“Oh, Hank, can I call you Hank? I just remembered that there’s a special today at Hot Head Burritos. You can get two burritos for the price of one, then take a walk down Meadow Street. It is simply gorgeous at this time of year. Oh, but I’m getting off track again. You wanted to know about why we decided to open a new office? Well, it’s really very simple. Here at The Cleaners Inc. we strive to provide the best possible customer experience, so we’ve opened another office for people to bring their questions!”
“Where is your other office?”
“It’s out in Montana. Great for research, but lousy for reaching our customer base.”
“Could you give me an address?”
“An address? Sure I could! I’ll have Celine pull the address up and email it to you if I can just get your email address.”
“We can write it down.”
“Ok, then. Let’s wait for Celine to come back and she can bring it to you. In the meantime, why don’t I give you a personal tour of Youngstown, Ohio? Did you know that this is Ohio’s ninth largest city?”
“What exactly do you do when you’re not visiting with customers like this?”
“Oh, here’s Celine with your water now!” Mr. Silver stood abruptly and started walking toward Celine.
“Come! Come!” beckoned Mr. Silver, “Thank you for coming to me with your questions, I hope your concerns have been satisfied, and I very much hope that you take advantage of some of the sights and tastes that Youngstown has to offer before you leave!”
Henry was talking to Celine, “Would you mind pulling up the address of the Montana headquarters?”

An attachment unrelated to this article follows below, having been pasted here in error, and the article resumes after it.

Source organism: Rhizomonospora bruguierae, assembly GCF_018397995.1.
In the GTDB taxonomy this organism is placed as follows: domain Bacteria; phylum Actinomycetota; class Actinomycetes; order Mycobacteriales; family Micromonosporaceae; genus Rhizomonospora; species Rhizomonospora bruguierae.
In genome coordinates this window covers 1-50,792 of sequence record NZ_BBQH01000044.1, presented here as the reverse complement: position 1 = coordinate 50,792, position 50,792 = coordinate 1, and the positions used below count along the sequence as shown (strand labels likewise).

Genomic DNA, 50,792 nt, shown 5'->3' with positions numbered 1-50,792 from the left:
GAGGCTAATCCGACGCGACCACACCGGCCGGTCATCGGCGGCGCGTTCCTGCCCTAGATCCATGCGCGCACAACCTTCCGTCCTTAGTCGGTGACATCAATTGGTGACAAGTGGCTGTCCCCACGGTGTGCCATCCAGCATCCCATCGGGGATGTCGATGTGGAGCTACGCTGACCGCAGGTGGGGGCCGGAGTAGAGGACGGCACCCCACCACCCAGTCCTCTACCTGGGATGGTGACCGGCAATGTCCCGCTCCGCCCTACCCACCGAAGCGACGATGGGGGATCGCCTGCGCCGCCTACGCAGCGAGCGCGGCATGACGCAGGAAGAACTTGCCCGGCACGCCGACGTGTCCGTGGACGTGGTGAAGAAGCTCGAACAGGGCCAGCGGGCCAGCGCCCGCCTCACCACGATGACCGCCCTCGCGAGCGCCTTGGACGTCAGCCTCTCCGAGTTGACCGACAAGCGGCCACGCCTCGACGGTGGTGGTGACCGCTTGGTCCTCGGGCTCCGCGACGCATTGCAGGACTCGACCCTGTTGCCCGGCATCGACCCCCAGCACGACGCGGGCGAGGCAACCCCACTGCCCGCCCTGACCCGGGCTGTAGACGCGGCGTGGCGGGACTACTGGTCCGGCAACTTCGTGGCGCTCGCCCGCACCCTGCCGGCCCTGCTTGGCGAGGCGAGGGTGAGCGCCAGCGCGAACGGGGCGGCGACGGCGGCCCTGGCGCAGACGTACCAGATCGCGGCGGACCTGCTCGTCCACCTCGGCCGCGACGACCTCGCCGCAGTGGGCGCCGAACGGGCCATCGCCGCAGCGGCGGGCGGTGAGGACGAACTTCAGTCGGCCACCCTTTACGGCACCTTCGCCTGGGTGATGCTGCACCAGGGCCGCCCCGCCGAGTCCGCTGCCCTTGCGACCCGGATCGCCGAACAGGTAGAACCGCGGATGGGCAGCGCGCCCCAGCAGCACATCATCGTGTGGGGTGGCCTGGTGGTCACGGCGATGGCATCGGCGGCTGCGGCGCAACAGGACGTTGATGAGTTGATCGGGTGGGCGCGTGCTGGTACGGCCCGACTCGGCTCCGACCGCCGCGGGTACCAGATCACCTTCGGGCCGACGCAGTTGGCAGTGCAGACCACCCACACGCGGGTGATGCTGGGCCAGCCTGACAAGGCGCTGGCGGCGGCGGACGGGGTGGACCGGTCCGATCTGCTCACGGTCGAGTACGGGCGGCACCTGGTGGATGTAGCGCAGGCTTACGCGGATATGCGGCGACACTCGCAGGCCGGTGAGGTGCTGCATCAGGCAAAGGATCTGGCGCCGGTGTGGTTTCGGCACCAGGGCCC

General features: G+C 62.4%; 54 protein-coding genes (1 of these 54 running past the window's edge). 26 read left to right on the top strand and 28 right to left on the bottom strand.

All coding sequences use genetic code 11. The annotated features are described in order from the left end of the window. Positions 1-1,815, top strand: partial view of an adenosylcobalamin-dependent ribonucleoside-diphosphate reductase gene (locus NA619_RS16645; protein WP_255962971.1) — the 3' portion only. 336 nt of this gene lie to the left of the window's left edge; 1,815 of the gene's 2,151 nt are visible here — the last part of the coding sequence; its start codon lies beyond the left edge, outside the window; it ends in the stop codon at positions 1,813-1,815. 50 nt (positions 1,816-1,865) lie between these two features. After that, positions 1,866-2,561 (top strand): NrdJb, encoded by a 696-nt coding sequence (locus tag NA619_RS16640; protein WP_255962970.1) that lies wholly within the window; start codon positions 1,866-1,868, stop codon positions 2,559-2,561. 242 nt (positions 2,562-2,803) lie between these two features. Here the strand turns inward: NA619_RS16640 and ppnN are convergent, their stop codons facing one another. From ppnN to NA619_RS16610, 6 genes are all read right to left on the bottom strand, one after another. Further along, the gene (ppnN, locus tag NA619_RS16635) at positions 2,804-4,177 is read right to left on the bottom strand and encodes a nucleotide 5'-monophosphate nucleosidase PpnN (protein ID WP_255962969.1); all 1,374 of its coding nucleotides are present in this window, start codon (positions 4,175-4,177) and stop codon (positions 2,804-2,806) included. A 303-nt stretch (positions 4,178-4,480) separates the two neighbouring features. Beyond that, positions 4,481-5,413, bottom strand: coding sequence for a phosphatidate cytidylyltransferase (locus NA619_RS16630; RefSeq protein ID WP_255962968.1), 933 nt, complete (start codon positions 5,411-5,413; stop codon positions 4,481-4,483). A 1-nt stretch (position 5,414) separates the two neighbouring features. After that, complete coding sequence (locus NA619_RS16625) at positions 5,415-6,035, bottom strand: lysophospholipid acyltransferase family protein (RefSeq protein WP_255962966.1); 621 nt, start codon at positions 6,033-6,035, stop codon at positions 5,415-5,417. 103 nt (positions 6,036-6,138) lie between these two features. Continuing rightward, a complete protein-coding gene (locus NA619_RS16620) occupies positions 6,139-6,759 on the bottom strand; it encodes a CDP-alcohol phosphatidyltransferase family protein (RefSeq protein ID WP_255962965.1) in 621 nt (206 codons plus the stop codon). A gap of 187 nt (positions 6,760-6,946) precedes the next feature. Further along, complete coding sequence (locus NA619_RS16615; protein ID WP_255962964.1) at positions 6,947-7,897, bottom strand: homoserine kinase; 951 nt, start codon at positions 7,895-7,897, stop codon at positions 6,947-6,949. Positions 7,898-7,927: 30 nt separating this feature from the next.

I caught a split-second glance between Celine and Jake Silver. Then Celine smiled and said, “Sure, I’d be happy to look that up and get back to you! What’s your email address?”
Henry smiled right back and said “Oh, I’m sure it will just take a moment, right? I can write it down.”
Celine smiled, “of course!” She beamed. Then she pulled out her smartphone and after a couple seconds she was reading an address to Henry, who was furiously tapping it into his own phone.
“It’s been lovely meeting you all. I should get back to work now,” said Silver before leaving.
Henry turned to me with a colossal grin on his face. If I hadn’t been present for the conversation I would have thought Celine had just given him her number. “Wanna take a trip to Montana?”
Is this inspired by the lovely experiences with bureaucracy you have heard about from various friends lately.
Another awesome episode, Boz! I like the new teenage character and the new new technology.
I think you should tag this “futurism” because of the camera dog.